Rhode Island Restraining Order Attorney

If you find yourself in a physically or emotionally abusive relationship, there are options to protect yourself. The Restraining Order lawyers at Abilheira Law can help you navigate through the process of securing a restraining order to ensure your safety. In the meantime, answers to frequently asked questions regarding restraining orders can be found below.

What is a restraining order in Rhode Island?

A restraining order is a civil court order, issued by a judge, that offers protection from domestic violence, harassment, and stalking.

How can a restraining order help me?

If you get a restraining order in Rhode Island District Court, the judge can order the defendant to:

  • Stop contacting you, assaulting you, harassing you, or interfering with you in any way at home, on the street, or elsewhere;
  • Leave the household immediately if you live together, unless the defendant is sole owner or legal tenant of the home;
  • Hand over any firearms in his/her possession to the authorities and forbid him/her from buying or possessing firearms.

If you get a restraining order in Rhode Island Family Court, the judge can:

  • Order the defendant to stop contacting you, assaulting you, harassing you, or interfering with you in any way at home, on the street, or elsewhere;
  • Order the defendant to vacate the household immediately if you live together, even if the defendant is the sole owner/tenant of the home;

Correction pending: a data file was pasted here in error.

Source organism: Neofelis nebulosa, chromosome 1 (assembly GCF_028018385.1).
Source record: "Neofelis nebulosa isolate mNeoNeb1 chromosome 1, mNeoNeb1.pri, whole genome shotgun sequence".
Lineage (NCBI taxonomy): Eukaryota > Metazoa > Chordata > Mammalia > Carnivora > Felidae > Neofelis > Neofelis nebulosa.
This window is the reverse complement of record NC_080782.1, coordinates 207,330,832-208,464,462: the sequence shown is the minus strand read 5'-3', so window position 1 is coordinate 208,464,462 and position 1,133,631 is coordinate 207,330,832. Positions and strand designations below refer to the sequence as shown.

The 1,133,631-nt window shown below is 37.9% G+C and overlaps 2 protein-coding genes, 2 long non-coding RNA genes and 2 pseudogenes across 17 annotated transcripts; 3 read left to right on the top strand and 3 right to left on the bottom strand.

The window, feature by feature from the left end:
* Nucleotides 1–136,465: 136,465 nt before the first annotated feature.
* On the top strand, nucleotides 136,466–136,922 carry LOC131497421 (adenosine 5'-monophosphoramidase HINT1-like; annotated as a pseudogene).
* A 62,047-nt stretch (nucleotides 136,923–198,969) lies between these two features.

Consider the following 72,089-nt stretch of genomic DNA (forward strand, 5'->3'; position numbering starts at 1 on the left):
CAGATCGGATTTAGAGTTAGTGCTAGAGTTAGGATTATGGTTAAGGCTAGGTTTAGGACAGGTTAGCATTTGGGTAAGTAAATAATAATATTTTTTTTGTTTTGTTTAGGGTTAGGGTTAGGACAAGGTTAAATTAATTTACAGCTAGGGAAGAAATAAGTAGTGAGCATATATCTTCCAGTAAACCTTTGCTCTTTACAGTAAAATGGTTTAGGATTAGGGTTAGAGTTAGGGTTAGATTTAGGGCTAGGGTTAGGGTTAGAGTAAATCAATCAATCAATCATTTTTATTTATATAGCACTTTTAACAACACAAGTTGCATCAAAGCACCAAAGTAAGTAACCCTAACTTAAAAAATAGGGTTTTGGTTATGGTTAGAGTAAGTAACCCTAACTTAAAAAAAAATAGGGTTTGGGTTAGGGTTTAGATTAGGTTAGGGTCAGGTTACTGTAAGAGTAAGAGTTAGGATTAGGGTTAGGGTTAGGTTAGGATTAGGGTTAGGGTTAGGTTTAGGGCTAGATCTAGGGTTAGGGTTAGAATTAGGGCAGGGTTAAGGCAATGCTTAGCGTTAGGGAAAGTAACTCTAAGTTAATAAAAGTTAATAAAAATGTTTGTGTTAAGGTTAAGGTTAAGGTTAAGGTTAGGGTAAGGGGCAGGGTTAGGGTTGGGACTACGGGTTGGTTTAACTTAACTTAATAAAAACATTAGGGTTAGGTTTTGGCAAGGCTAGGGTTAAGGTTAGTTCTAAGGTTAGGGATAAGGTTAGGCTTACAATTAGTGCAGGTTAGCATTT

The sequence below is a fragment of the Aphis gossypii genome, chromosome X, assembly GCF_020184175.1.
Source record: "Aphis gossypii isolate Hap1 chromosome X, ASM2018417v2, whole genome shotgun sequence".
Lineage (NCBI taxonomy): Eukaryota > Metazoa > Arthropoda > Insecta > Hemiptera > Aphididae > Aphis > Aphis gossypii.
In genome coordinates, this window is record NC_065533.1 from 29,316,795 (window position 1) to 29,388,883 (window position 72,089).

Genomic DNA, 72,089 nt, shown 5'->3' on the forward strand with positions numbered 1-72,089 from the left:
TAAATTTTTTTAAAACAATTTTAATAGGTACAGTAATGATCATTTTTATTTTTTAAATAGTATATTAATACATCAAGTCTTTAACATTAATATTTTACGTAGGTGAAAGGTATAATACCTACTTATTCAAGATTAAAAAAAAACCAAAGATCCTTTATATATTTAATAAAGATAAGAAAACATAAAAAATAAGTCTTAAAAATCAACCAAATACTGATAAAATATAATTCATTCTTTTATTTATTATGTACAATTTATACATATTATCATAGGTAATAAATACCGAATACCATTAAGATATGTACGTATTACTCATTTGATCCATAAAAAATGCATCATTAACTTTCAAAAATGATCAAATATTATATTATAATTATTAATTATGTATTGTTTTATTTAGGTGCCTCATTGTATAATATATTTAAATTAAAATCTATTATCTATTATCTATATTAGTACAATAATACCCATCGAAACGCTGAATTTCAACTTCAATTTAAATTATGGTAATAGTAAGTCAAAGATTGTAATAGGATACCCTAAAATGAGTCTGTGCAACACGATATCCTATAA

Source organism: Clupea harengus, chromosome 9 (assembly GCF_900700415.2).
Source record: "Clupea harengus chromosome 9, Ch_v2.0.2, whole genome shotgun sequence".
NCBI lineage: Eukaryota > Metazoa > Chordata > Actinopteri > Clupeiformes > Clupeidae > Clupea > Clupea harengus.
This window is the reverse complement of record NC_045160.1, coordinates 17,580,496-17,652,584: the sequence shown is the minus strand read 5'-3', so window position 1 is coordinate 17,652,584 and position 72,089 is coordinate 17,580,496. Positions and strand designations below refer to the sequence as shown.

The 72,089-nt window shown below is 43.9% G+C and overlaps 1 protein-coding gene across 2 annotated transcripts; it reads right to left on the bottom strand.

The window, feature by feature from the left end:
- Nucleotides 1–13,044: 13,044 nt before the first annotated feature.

• Award you temporary custody of any minor children;
  • Order the defendant to pay child support for up to 90 days;
  • Order the defendant to hand over any firearms in his/her possession to the authorities and forbid him/her from buying or possessing firearms.

In which court do I file for a restraining order?

The first step in seeking a restraining order is determining which court will have jurisdiction over your case. The answer to this question is two-fold. First, you must determine the appropriate court. Second, you must determine the appropriate county.

Step 1: Which Court?
In Rhode Island, restraining orders are handled by three different courts: District Court, Family Court, and Superior Court. Where you will file your restraining order will depend on the relationship you have with the defendant.

Family Court
To file a restraining order in Rhode Island Family Court, the plaintiff (person seeking the order) and the defendant must be related. This includes:

  • spouses or former spouses
  • parents or step-parents
  • children or step-children
  • someone with whom the plaintiff has a child in common
    others related by blood or marriage

The Family Court also has jurisdiction over juveniles. Therefore, the Family Court will hear restraining orders in cases where
the two parties are juveniles and have been in a “significant dating relationship” for the past year.

District Court
The District Court has jurisdiction over restraining orders where the parties are both adults who have lived together within the past 3 years and are not related by blood or marriage and do not have a child in common. This would include those adults in dating relationships and those without romantic ties, like roommates.

Superior Court
All other restraining orders not within the jurisdiction of the Family Court or District Court are handled in Superior Court.

Step 2:Which County?
You should file for a restraining order in the county where you live. The counties include: Providence, Bristol, Kent, Washington, and Newport. Please note that Bristol County is encompassed with Providence County.

Providence Family Court/ District Court
1 Dorrance Street, Providence, RI 02903

Providence Superior Court
250 Benefit Street, Providence, RI 02903

Kent County